Misleading millionaire myths keeping you poor

The extremely wealthy in society often seem like aliens to the rest of the population. But the truth is most of the super wealthy don’t fit into the assumptions most people have. Here are some common myths about rich people that might be keeping you from becoming one of them.

Many people think of millionaires as some jerks who got lucky to be born with silver spoons in their mouths. It’s true- some rich people come from old money. Families like the Rockefellers, Vanderbilts, the Kennedys, and the British Royal family come to mind when you think of generational wealth and wealthy dynasties. However, studies have shown only about 20 per cent of millionaires got their wealth through inheritance.

Believing that others only became rich from generational wealth is particularly toxic as it removes the incentive to work hard and amass your own wealth. Realise that most millionaires started off no better than you. They made their money through years and decades of hard work, investments, and self-development. Key examples of the many millionaires who came from humble beginnings include Oprah Winfrey, Starbucks founder Howard Schultz, designer Ralph Lauren, Whatsapp founder Jan Koum and Russian tycoon and Chelsea Football Club owner Roman Abramovich.

Believing that millionaires became so through random good luck makes you feel better about yourself, right? Unfortunately, that belief isn’t totally true. Luck is definitely a factor in wealth creation, but it is the kind of luck which comes to those who have prepared themselves for it. It’s about having the right skills, knowing the right people, and having the resources needed to grasp these opportunities when they present themselves.

This unique type of luck is a by-product of their hard work, persistence, and good habits. In addition, many millionaires have failed at least once in business, but instead of giving up, they picked themselves up and tried again. You can also become “lucky” through putting yourself in places and situations where it will find you.

The higher the risk the greater the reward, a common saying goes. Many people believe that millionaires attained their wealth by making high-risk investments such as Bitcoin, penny stocks, and day-trading.  This kind of thinking is one of the reasons many people fall prey to pyramid schemes and others give up on ever being wealthy.

While there are some rich people who made money through taking huge risks, they are the exception to the rule.  For instance, Elon Musk invested his $165 million from the sale of his interest in PayPal in launching SpaceX and Tesla. But majority of millionaires made their wealth through living beneath their means and saving, careful investing in traditional assets, and occasionally investing in riskier ventures.

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Do you believe that rich people are more educated than you and they went to better schools? You will be surprised to learn that 15 per cent of Forbes 400 Richest People- all of them dollar billionaires- don’t even have a college degree! Steve Siebold, a self-made millionaire and author of How Rich People Think, conducted a study on more than 1,200 of the world’s wealthiest people and found that most didn’t think a formal education was necessary.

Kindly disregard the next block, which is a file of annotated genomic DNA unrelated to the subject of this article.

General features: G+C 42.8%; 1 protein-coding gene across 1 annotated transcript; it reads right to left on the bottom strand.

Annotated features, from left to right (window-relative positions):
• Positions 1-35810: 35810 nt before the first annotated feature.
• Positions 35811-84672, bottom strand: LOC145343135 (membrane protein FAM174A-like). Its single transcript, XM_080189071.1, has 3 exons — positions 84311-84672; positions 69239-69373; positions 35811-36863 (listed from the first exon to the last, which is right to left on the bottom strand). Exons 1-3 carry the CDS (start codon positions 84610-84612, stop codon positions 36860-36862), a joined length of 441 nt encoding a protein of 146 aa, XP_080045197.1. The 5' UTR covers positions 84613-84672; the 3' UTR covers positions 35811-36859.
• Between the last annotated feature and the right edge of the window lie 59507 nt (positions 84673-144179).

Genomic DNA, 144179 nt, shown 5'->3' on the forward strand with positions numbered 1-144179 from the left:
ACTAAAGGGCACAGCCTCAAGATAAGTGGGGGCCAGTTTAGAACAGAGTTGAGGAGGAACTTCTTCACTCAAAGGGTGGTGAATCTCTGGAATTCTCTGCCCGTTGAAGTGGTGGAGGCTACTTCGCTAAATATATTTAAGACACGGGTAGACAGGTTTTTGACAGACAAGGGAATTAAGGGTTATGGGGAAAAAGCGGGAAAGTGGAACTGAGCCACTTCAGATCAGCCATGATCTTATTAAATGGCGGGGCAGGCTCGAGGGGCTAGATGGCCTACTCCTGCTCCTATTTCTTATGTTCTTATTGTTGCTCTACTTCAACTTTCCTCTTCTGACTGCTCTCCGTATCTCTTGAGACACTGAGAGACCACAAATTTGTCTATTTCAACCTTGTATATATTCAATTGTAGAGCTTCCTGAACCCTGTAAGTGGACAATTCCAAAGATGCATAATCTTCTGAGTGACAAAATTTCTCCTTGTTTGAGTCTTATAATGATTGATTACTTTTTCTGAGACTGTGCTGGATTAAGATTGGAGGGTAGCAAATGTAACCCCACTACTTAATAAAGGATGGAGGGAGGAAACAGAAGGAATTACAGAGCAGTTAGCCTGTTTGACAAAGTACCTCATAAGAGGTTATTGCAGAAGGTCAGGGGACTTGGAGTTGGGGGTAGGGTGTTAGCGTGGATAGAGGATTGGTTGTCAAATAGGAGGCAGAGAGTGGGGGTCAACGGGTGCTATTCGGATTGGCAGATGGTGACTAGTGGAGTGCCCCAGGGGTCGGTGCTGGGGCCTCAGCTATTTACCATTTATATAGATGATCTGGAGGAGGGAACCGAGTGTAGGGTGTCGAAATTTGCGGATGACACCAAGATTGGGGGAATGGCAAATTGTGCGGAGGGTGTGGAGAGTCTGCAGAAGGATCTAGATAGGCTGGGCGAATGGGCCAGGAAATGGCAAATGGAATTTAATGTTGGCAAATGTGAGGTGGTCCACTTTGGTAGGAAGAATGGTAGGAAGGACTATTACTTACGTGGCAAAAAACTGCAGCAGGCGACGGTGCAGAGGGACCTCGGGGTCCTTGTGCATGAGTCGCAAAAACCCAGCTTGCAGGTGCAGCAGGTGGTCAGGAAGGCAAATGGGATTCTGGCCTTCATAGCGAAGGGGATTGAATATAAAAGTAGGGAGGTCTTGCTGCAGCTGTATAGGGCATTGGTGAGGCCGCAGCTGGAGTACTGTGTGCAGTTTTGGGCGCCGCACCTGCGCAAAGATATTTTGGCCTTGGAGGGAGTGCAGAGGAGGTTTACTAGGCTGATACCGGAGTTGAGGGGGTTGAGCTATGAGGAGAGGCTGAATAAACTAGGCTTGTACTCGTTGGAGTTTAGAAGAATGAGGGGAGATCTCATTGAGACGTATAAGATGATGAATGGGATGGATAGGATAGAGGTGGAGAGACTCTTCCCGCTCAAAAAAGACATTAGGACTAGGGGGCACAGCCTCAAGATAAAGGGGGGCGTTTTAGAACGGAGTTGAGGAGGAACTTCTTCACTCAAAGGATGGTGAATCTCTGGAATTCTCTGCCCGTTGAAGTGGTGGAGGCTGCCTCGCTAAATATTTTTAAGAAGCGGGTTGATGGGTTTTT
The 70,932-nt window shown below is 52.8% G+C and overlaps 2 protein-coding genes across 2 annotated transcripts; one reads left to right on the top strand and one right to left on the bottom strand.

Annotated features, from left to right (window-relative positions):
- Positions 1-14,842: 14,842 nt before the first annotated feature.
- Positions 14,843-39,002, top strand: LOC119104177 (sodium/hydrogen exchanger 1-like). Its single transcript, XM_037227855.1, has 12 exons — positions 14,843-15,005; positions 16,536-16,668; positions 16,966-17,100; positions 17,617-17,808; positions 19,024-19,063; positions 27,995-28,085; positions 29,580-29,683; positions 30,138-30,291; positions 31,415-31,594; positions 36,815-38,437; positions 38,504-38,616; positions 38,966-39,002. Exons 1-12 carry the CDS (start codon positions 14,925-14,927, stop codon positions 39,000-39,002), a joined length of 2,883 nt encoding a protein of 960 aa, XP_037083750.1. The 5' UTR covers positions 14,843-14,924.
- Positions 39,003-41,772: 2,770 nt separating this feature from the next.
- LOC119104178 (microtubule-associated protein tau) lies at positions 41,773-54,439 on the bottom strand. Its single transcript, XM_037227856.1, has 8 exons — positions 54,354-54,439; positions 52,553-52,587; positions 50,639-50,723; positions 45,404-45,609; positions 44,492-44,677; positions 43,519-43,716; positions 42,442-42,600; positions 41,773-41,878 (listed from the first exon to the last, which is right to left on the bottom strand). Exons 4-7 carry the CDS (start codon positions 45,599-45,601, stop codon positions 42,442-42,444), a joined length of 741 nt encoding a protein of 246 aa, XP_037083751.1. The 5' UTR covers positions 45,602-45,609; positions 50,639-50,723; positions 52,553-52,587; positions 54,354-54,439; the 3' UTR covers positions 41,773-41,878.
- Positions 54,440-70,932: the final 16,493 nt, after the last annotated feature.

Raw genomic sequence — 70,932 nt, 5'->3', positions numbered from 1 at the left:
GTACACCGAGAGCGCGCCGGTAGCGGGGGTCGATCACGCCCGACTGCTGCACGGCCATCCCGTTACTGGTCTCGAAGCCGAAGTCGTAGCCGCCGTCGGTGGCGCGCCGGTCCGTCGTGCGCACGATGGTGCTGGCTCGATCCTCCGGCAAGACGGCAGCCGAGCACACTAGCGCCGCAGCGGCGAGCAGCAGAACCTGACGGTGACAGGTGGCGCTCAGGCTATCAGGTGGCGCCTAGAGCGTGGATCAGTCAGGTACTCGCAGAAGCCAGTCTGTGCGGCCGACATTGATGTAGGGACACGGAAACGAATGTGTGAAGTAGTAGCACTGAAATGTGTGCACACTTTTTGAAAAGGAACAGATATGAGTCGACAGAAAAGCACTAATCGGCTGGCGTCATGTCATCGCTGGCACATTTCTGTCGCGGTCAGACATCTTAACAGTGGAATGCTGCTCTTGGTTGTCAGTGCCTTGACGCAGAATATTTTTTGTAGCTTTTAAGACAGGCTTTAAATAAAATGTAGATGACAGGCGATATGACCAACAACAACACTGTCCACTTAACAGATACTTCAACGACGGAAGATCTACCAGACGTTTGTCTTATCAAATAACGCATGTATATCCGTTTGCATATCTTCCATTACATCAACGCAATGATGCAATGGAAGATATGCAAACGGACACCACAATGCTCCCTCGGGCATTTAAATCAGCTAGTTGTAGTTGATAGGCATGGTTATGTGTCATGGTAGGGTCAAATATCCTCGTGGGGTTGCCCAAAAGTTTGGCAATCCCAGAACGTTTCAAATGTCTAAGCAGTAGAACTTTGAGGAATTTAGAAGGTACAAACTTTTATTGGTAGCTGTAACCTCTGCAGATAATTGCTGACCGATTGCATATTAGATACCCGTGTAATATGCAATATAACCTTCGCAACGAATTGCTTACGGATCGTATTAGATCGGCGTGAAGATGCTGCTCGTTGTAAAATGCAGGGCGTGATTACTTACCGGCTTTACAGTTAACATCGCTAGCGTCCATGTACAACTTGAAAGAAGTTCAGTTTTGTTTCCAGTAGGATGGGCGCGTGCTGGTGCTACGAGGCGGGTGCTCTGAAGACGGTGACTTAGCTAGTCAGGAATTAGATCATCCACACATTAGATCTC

“Many world-class performers have little formal education, and have amassed their wealth through acquisition and subsequent sale of specific knowledge. Meanwhile, the masses are convinced that master’s degrees and doctorates are the way to wealth,” Siebold writes.

To become rich, stop thinking that you need to have degrees. Instead focus on acquiring knowledge and expertise in your chosen field. The education you acquired in class will only take you part of the way, you must keep educating yourself.

When you think of the extremely wealthy, you probably envision shiny luxury cars, private jets, and yachts. The truth is that the really rich tend to be frugal as well- which is a trait which probably contributed to their getting so rich in the first place. Despite his net worth of around $85 billion, Warren Buffet lives in a modest house he bought in 1958 for only $31,500. Richard Branson also once said that displays of wealth embarrass him.

The rich commit to saving a large portion of their incomes and stick to their budgets. According to Chris Hogan, author of Everyday Millionaires: How Ordinary People Built Extraordinary Wealth and How You Can Too, 92 per cent of the millionaires he surveyed developed a long term plan for their money. They avoid distractions and ‘shiny object syndrome’ the general population suffers from because they’re focused on their long-term wealth-building plan.

“It’s easier for a camel to go through the eye of a needle than for a rich man to enter the kingdom of God,” Jesus told his disciples. Many people interpret these words as “the rich are evil and uncharitable”.

The wealthy are often characterised as selfish and greedy. But studies show that many super-rich contribute 5-10 per cent of their net income to charity. Their philanthropy supports children’s homes, food banks, homeless shelters, and scholarships for needy students. They also regularly volunteer their time to charity organisations either through running the charities, serving as board members, or being committee members.

Get used to giving, even if you’re not rich now. Giving activates the reward centres in the brain, making the giver happier. In their book Happy Money: The Science of Happier Spending, professors Elizabeth Dunn and Michael Norton found that those who donated to charity, regardless of their income level, reported feeling happier and wealthier.

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